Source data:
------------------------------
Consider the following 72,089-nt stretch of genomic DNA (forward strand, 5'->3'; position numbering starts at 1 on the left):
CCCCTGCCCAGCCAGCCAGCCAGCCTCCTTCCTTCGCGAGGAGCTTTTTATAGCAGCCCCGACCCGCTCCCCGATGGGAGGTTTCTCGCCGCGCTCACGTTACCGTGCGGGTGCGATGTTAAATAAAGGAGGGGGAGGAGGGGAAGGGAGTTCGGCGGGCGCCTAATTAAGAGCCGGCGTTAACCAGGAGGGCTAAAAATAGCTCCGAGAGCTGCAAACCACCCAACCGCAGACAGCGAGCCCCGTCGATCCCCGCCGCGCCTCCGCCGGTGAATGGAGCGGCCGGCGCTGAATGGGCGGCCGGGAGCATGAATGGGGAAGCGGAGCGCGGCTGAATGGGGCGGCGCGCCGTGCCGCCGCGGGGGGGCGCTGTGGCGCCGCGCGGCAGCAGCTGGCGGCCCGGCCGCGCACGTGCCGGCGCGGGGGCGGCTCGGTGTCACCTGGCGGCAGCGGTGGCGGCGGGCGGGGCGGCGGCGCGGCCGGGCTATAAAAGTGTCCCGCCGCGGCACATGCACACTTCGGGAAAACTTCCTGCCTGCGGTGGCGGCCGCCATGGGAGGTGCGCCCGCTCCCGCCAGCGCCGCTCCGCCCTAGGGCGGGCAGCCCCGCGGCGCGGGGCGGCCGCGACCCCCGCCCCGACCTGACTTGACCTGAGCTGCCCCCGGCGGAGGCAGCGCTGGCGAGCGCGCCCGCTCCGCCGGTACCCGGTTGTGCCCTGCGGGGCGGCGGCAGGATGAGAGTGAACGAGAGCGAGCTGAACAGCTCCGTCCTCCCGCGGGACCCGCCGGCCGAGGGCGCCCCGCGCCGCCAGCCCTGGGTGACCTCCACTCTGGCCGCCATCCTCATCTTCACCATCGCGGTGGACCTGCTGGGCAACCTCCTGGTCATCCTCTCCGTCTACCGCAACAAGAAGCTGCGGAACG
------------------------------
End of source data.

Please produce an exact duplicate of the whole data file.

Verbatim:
Consider the following 72,089-nt stretch of genomic DNA (forward strand, 5'->3'; position numbering starts at 1 on the left):
CCCCTGCCCAGCCAGCCAGCCAGCCTCCTTCCTTCGCGAGGAGCTTTTTATAGCAGCCCCGACCCGCTCCCCGATGGGAGGTTTCTCGCCGCGCTCACGTTACCGTGCGGGTGCGATGTTAAATAAAGGAGGGGGAGGAGGGGAAGGGAGTTCGGCGGGCGCCTAATTAAGAGCCGGCGTTAACCAGGAGGGCTAAAAATAGCTCCGAGAGCTGCAAACCACCCAACCGCAGACAGCGAGCCCCGTCGATCCCCGCCGCGCCTCCGCCGGTGAATGGAGCGGCCGGCGCTGAATGGGCGGCCGGGAGCATGAATGGGGAAGCGGAGCGCGGCTGAATGGGGCGGCGCGCCGTGCCGCCGCGGGGGGGCGCTGTGGCGCCGCGCGGCAGCAGCTGGCGGCCCGGCCGCGCACGTGCCGGCGCGGGGGCGGCTCGGTGTCACCTGGCGGCAGCGGTGGCGGCGGGCGGGGCGGCGGCGCGGCCGGGCTATAAAAGTGTCCCGCCGCGGCACATGCACACTTCGGGAAAACTTCCTGCCTGCGGTGGCGGCCGCCATGGGAGGTGCGCCCGCTCCCGCCAGCGCCGCTCCGCCCTAGGGCGGGCAGCCCCGCGGCGCGGGGCGGCCGCGACCCCCGCCCCGACCTGACTTGACCTGAGCTGCCCCCGGCGGAGGCAGCGCTGGCGAGCGCGCCCGCTCCGCCGGTACCCGGTTGTGCCCTGCGGGGCGGCGGCAGGATGAGAGTGAACGAGAGCGAGCTGAACAGCTCCGTCCTCCCGCGGGACCCGCCGGCCGAGGGCGCCCCGCGCCGCCAGCCCTGGGTGACCTCCACTCTGGCCGCCATCCTCATCTTCACCATCGCGGTGGACCTGCTGGGCAACCTCCTGGTCATCCTCTCCGTCTACCGCAACAAGAAGCTGCGGAACG